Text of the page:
Movie Recommendations #5: Lust For Life

Tomorrow at 6:00 AM Eastern Time, on the cable station Turner Classic Movies, the movie “Lust for Life” is airing. I highly recommend the movie, so set your DVRs accordingly.

In 2012 I recommended a movie called “The Moon and Sixpence.” It was based on a W. Somerset Maughm book about a narcissistic paint names Charles Strickland, but that character was based on a real life narcissistic painter named Paul Gauguin. “Lust for Life” is a movie about Vincent Van Gogh based on a Van Gogh biography of the same name written by Irving Stone. Paul Gauguin, the real-life inspiration for the protagonist from “The Moon and Sixpence” is a major figure both in Van Gogh’s life and in this movie.

Kirk Douglas plays Van Gogh, and though he does a very good job at playing the role with incredible intensity and vigor, he doesn’t even make an attempt at an accent. If you’re not used to old movies this can be distracting, especially in this day and age where actors really try to commit to capturing accent authenticity. Once you can overlook this incongruity, the movie is pretty solid. Anthony Quinn plays Gauguin. The affair is directed by one of my favorite directors Vincente Minelli, father of Liza, and director of another movie recommendation of mine, Madame Bovary.

Van Gogh as depicted in this movie is a classic codependent. We see it in his string of failed relationships with women in the early parts of the movie. As a result, there was a lot of self-sabotage in his life, neediness being shown to all the wrong people, a terrible fear of abandonment and social rejection, and a penchant for attracting terrible, abusive people in his life, especially Gauguin, shown here as a narcissist through and through. What makes this movie interesting is that most of the time here we discuss narcissism and codependency in romantic or family relationships, but this is a movie that really explores toxic bonding between a codependent and narcissist in the context of a platonic male friendship.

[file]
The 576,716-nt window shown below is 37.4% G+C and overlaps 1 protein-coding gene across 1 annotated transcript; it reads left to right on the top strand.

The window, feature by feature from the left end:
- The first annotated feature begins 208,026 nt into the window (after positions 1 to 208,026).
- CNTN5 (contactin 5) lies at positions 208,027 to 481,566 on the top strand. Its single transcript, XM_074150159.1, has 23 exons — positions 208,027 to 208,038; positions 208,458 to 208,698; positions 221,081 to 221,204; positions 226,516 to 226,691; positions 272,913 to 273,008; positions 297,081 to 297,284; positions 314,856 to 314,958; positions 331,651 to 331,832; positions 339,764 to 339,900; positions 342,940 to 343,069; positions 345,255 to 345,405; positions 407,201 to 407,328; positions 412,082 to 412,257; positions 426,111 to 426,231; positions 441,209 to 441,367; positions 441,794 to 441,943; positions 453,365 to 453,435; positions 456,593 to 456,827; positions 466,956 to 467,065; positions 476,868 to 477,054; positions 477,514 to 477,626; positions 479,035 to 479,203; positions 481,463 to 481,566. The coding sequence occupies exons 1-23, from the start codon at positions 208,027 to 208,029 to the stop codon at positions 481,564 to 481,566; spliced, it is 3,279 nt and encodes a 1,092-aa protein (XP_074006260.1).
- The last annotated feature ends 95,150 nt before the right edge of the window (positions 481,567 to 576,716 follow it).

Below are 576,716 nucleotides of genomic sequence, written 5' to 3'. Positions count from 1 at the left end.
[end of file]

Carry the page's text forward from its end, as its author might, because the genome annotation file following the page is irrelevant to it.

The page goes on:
Some of the dynamics explored will be easily recognizable to readers of this blog, and when the toxic mixture eventually explodes, part of the fallout leads to the infamous incident with Van Gogh’s ear. This movie is a great examination of the human condition and the need we all have for some sort of deep connection.

Fun Fact: The song and album “Lust for Life” by Iggy Pop is based on this movie.

2 Responses to “Movie Recommendations #5: Lust For Life”

  1. Good to have you back T.

    Man it’s been years since I’ve seen this movie. I remember first seeing it during an art class in middle school (said art teacher used to show us other related films during our class time, such as “The Agony and the Ecstasy”.)

    Will be interesting to see this film with older eyes and in the context of the themes of this blog.

  2. I just finished watching it. I think the movie gave the impression that Van Gogh wanted to be a normal working man with a normal family. A very humble ideal.

    Although his first attempt at love is codependant with his cousin Kay, I think his second relationship is more mature it’s just the economic difficulties that are his undoing.

    Not too sure about him self sabotaging a lot, I think he was just unlucky. He would have been a different man if he had been able to sell his paintings during his lifetime. Paul’s initial approval of his work is like kryptonite for him, after spending so much time developing his talent it would be strange for him not to be hungry for approval.

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